2. where there is a likelihood that the accused, if released on bail, may attempt to evade the trial;
  3. where there is a likelihood that the accused, if released on bail, may attempt to influence or intimidate witnesses or to conceal or destroy evidence;
  4. where there is a likelihood that the accused, if released on bail, may undermine or jeopardise the objectives or the proper functioning of the criminal justice system, including the bail system; or
  5. where in exceptional circumstances there is a likelihood that the release of the accused may disturb the public order or undermine the public peace or security.” ”

 

 [17] Also, our courts must not lose sight of the relevancy of binding and enforceable International Treaties and Instruments that are part of our law regarding personal rights and freedoms including pre-arrest and post-arrest rights of accused persons.

 

[18] An analysis of the above-mentioned cases demonstrates that the principles relating to bail law are now settled in our jurisdiction.   There is a single determining factor whether to grant or deny an accused person bail, namely; the interest of justice.

 

[19]   In dealing with the interest of justice, the enquiry is whether it is in the interest of justice to release the accused person on bail or not. This in turn is dealt with by enquiring as to whether the accused person is likely to flee the jurisdiction or not and whether the accused person is likely or unlikely to interfere with the witnesses and/or evidence in the matter.  The Court exercises its discretionary powers in granting or denying bail.

          In Dilawar Hussain vs Rex (Supra), His lordship J.P. Annandale JA stated that;

“[17] Once arrested, the detainee has every right to hedge his expectations of release on bail on the horses running under the banner of the Constitution.  Section 16 (7) thereof provides that:

“If a person is arrested or detained as mentioned in subsection 3(b), then without prejudice to any further proceedings that may be brought against that person, that person shall be released either unconditionally or upon reasonable conditions, including in particular such conditions as are reasonably necessary to ensure that person appears at a later date for trail or for proceedings preliminary to trial”.”

 

[20]   His lordship Justice M. C. B. Maphalala ACJ, as he was then, in Sibusiso Shongwe v. Rex (Supra) had this to say:-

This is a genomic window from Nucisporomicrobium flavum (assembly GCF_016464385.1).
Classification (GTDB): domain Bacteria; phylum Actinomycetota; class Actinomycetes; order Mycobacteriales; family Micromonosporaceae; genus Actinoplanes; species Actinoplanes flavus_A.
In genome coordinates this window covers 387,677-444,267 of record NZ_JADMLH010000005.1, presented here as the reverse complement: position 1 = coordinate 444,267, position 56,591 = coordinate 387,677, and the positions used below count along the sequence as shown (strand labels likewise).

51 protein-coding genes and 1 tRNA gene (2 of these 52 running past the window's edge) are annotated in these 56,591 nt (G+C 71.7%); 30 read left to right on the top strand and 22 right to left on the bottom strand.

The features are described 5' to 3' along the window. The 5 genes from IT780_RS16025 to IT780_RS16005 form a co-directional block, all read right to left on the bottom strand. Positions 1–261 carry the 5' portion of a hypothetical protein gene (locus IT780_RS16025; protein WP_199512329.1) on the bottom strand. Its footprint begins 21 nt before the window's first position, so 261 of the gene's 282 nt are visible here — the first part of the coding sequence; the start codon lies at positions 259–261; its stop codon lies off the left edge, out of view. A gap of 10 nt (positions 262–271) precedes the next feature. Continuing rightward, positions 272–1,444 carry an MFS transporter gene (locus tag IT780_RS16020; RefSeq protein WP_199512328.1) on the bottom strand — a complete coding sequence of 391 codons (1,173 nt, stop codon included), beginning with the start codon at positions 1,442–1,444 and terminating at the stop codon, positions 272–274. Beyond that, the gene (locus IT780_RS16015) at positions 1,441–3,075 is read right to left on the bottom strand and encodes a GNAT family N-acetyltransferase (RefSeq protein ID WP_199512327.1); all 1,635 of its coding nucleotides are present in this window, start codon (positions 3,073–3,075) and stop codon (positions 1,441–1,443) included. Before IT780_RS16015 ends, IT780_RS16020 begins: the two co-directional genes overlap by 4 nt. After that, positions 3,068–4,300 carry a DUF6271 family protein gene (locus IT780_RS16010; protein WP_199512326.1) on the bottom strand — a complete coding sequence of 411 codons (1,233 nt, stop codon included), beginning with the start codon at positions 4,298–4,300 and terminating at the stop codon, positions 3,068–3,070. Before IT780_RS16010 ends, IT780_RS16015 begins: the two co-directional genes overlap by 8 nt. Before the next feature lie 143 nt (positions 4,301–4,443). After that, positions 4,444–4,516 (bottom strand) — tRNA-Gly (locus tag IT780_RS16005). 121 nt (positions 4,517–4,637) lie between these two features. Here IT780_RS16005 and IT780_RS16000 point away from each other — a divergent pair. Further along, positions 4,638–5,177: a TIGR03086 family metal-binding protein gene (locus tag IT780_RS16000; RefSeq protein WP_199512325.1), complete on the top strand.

“19.   It is trite that bail is a discretionary remedy; however, the court is required to exercise that discretion judiciously having regard to legislative provisions applicable, the peculiar circumstances of the case as well as the bill of rights enshrined in the Constitution.  The purpose of bail in every constitutional democracy is to protect and advance the liberty of the accused person to the extent that the interests of justice are not thereby prejudiced.  The protection of the right to liberty is premised on the fundamental principle that an accused person is presumed to be innocent until his guilt has been established in court.  It is against this background that the court will always lean in favour of granting bail in the absence of evidence that doing so will prejudice the administration of justice.”

 

Also, his lordship Justice M. C. B. Maphalala CJ in Musa Waga Kunene v. Rex (Supra) stated that:

“10.   It is a trite principle of our law that bail is a discretionary remedy.  Similarly, it is well-settled that an appeal court cannot interfere with a decision of a lower court in the absence of a misdirection by the court in the exercise of its discretionary power to determine bail.  Furthermore, an accused bears the onus to show on a balance of probabilities that it is in the interests of justice that he should be released on bail.”      

 

In Rodney Masoka Nxumalo and Two Others v Rex Criminal Appeal No.1/2014, his Lordship M. C. B. Maphalala JA, as he then was, at paragraph 7 stated that;

 

“ [7]  Bail is a discretionary remedy.  Frank J in Rex v. Pinero 1992 (1) SACR 577 (NW) at p.580 said the following:

 

‘In the exercise of its discretion to grant or refuse bail, the court does in principle address only one all embracing issue:  will the interests of justice be prejudiced if the accused is granted bail?  And in this context it must be borne in mind that if an accused is refused bail in circumstances where he will stand his trail, the interests of justice are also prejudiced.  Four subsidiary questions arise.  If released on bail, will the accused stand trial?  Will he interfere with State witnesses or the police investigations?  Will he commit further crimes?  Will his release be prejudicial to the maintenance of law and the security of the State?  At the same time the court should determine whether any objection to release on bail cannot suitably be met by appropriate conditions pertaining to release of bail.’  ”

 

[21]   A bail hearing is not a trial. Therefore, a bail hearing has nothing to do with the guilt or otherwise of an accused person. Put differently, the Crown is not expected to prove the guilt of the accused and the burden of proof does not shift at the bail hearing. As enshrined in our law the accused person is presumed innocent, whether bail is granted or denied, until found guilty at the trial.

 

[22]   It is clear from the forgoing that the interest of justice in the determination of bail is the single thread that permeates and percolates all proper bail hearings.  The Judicial Officer in deciding whether to grant or deny an accused person bail is legally enjoined to evaluate the evidence adduced at the hearing to establish whether the balance of probabilities dictates that the interest of justice favours granting or denying bail.

 

          In Dilawar Hussain vs Rex his Lordship J. P. Annandale had this to say;